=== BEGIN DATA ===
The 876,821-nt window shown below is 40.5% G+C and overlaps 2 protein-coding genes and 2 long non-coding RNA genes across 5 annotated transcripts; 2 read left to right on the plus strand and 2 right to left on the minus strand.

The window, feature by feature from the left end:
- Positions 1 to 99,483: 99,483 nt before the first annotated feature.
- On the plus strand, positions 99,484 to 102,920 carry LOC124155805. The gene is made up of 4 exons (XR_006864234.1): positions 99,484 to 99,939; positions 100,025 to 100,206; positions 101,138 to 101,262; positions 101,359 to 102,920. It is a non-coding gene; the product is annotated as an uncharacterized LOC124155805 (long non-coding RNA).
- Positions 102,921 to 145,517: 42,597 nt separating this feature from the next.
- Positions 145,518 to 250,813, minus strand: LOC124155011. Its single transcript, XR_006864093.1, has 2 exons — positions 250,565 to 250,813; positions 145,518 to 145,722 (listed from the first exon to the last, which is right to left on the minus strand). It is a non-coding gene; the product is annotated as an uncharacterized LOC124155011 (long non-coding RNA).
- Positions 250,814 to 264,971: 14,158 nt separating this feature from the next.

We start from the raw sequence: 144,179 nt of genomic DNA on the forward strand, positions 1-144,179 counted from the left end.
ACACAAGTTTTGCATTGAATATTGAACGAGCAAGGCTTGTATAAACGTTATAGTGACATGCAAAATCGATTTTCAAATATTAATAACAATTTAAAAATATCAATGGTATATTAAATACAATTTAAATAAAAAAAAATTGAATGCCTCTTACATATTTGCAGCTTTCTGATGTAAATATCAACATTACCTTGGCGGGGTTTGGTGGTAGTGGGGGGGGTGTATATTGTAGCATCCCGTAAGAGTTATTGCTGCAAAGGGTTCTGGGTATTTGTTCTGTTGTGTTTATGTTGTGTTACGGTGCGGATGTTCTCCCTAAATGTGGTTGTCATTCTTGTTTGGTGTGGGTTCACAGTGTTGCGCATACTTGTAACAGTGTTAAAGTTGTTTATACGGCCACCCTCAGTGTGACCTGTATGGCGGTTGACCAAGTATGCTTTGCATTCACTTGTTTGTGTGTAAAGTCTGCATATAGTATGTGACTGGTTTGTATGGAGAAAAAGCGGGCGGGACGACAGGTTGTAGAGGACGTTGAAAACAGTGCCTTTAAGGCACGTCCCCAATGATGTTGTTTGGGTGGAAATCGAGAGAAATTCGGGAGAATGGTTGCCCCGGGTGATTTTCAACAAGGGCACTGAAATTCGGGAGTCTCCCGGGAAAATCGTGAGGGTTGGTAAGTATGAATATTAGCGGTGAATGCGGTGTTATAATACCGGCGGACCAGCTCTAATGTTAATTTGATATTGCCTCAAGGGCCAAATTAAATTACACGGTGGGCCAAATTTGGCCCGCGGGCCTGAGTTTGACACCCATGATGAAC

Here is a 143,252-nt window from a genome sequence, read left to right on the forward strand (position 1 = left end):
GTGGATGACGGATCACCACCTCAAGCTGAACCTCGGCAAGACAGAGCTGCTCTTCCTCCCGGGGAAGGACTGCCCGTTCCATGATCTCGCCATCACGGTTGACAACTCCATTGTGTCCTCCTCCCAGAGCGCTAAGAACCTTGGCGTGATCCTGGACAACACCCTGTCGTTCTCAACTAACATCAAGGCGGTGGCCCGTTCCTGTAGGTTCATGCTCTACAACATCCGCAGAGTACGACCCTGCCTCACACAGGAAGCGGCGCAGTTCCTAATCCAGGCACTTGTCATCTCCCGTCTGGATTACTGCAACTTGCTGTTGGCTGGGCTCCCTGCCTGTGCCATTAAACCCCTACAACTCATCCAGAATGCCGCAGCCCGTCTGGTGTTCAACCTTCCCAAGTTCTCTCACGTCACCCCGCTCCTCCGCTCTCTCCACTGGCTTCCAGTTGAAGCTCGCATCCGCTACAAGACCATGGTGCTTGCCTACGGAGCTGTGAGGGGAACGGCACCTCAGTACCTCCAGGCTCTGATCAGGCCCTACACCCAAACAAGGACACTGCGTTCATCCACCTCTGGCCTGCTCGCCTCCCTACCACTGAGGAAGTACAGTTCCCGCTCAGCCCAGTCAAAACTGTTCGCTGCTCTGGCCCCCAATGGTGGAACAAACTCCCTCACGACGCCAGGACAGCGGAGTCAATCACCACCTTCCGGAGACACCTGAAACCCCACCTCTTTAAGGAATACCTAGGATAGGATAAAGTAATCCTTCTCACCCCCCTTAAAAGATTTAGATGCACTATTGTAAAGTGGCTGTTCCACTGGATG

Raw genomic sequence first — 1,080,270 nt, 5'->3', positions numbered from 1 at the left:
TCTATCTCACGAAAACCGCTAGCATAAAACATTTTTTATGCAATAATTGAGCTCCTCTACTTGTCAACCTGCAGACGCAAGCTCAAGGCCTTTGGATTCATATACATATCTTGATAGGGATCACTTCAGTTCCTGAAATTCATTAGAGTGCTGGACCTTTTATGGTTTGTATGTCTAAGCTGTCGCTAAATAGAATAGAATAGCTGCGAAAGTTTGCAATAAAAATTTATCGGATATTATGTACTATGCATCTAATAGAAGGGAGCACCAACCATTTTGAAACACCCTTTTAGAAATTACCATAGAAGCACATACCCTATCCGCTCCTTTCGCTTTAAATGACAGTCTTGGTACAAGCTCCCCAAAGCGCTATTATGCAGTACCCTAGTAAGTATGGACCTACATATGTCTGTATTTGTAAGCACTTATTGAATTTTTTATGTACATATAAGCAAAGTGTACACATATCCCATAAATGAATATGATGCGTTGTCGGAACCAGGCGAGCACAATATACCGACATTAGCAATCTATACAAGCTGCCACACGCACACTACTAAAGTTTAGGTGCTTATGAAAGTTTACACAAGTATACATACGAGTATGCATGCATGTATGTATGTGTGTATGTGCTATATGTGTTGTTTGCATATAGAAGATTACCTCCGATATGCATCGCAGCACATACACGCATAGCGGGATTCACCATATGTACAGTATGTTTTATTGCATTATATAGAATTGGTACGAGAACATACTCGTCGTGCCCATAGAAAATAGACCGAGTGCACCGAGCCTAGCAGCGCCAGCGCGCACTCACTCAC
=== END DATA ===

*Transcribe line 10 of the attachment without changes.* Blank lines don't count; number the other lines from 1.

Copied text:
Here is a 143,252-nt window from a genome sequence, read left to right on the forward strand (position 1 = left end):